With a remarkable observational campaign that involved 12 telescopes both on the ground and in space, including three European Southern Observatory (ESO) facilities, astronomers have uncovered the strange behaviour of a pulsar, a super-fast-spinning dead star. This mysterious object is known to switch between two brightness modes almost constantly, something that until now has been an enigma. But astronomers have now found that sudden ejections of matter from the pulsar over very short periods are responsible for the peculiar switches.
“We have witnessed extraordinary cosmic events where enormous amounts of matter, similar to cosmic cannonballs, are launched into space within a very brief time span of tens of seconds from a small, dense celestial object rotating at incredibly high speeds,” says Maria Cristina Baglio, researcher at New York University Abu Dhabi, affiliated with the Italian National Institute for Astrophysics (INAF), and the lead author of the paper published today in Astronomy & Astrophysics.
A pulsar is a fast-rotating, magnetic, dead star that emits a beam of electromagnetic radiation into space. As it rotates, this beam sweeps across the cosmos — much like a lighthouse beam scanning its surroundings — and is detected by astronomers as it intersects the line of sight to Earth. This makes the star appear to pulse in brightness as seen from our planet.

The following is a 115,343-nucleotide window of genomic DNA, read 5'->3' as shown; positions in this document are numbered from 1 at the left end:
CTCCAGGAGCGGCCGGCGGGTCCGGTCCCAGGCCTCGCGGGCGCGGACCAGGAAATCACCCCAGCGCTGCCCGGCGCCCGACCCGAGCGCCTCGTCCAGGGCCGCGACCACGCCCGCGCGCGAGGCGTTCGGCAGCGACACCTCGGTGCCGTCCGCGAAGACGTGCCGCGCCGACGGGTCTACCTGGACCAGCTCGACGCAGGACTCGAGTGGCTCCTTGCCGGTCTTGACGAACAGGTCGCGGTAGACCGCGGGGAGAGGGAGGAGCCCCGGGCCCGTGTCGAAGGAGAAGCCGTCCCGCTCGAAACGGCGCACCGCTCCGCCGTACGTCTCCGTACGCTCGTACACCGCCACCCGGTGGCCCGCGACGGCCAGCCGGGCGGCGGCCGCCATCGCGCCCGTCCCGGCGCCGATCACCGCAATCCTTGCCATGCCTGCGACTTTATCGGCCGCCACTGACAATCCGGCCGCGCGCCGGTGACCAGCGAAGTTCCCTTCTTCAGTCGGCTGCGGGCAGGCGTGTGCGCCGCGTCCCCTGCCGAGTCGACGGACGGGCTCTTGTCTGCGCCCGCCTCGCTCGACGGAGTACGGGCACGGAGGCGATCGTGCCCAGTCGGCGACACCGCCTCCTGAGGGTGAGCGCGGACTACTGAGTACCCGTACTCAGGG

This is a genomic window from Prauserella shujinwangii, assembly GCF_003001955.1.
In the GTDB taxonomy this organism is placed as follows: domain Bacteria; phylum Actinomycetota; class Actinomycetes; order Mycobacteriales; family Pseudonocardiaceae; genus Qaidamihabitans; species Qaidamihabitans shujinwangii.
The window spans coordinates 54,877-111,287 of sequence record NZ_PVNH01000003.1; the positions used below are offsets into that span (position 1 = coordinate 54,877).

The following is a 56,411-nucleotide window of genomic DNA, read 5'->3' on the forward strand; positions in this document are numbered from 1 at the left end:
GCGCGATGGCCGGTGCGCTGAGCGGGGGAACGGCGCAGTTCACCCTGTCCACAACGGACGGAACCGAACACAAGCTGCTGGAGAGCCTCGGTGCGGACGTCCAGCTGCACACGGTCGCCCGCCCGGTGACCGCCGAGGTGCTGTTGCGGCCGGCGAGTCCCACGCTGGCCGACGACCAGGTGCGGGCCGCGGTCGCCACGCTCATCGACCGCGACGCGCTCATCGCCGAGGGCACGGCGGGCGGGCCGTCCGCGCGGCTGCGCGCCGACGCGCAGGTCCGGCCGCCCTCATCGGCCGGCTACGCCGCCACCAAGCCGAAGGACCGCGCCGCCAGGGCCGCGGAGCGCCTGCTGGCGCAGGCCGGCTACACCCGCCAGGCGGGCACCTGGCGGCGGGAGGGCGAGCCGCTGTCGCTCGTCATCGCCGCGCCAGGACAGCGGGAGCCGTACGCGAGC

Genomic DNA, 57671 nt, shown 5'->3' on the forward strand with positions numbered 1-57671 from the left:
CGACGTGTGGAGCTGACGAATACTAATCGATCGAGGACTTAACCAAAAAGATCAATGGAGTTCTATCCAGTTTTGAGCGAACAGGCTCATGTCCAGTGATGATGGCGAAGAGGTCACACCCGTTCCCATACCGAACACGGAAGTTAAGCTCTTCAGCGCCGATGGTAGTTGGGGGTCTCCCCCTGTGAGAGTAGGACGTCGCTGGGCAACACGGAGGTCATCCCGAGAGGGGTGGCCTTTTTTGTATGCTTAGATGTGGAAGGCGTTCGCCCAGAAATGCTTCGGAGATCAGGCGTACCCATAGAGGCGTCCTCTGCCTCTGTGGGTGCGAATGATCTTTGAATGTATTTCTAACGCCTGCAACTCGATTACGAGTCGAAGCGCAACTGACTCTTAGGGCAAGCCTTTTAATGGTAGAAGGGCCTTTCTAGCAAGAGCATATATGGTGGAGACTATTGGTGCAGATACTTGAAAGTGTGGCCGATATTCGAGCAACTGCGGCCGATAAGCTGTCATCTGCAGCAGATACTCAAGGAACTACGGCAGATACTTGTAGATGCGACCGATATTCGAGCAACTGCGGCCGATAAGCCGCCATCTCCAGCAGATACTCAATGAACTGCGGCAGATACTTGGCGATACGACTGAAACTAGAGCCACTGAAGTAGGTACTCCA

PSR J1023+0038, or J1023 for short, is a special type of pulsar with a bizarre behaviour. Located about 4500 light-years away in the Sextans constellation, it closely orbits another star. Over the past decade, the pulsar has been actively pulling matter off this companion, which accumulates in a disc around the pulsar and slowly falls towards it.
Since this process of accumulating matter began, the sweeping beam virtually vanished and the pulsar started incessantly switching between two modes. In the ‘high’ mode, the pulsar gives off bright X-rays, ultraviolet and visible light, while in the…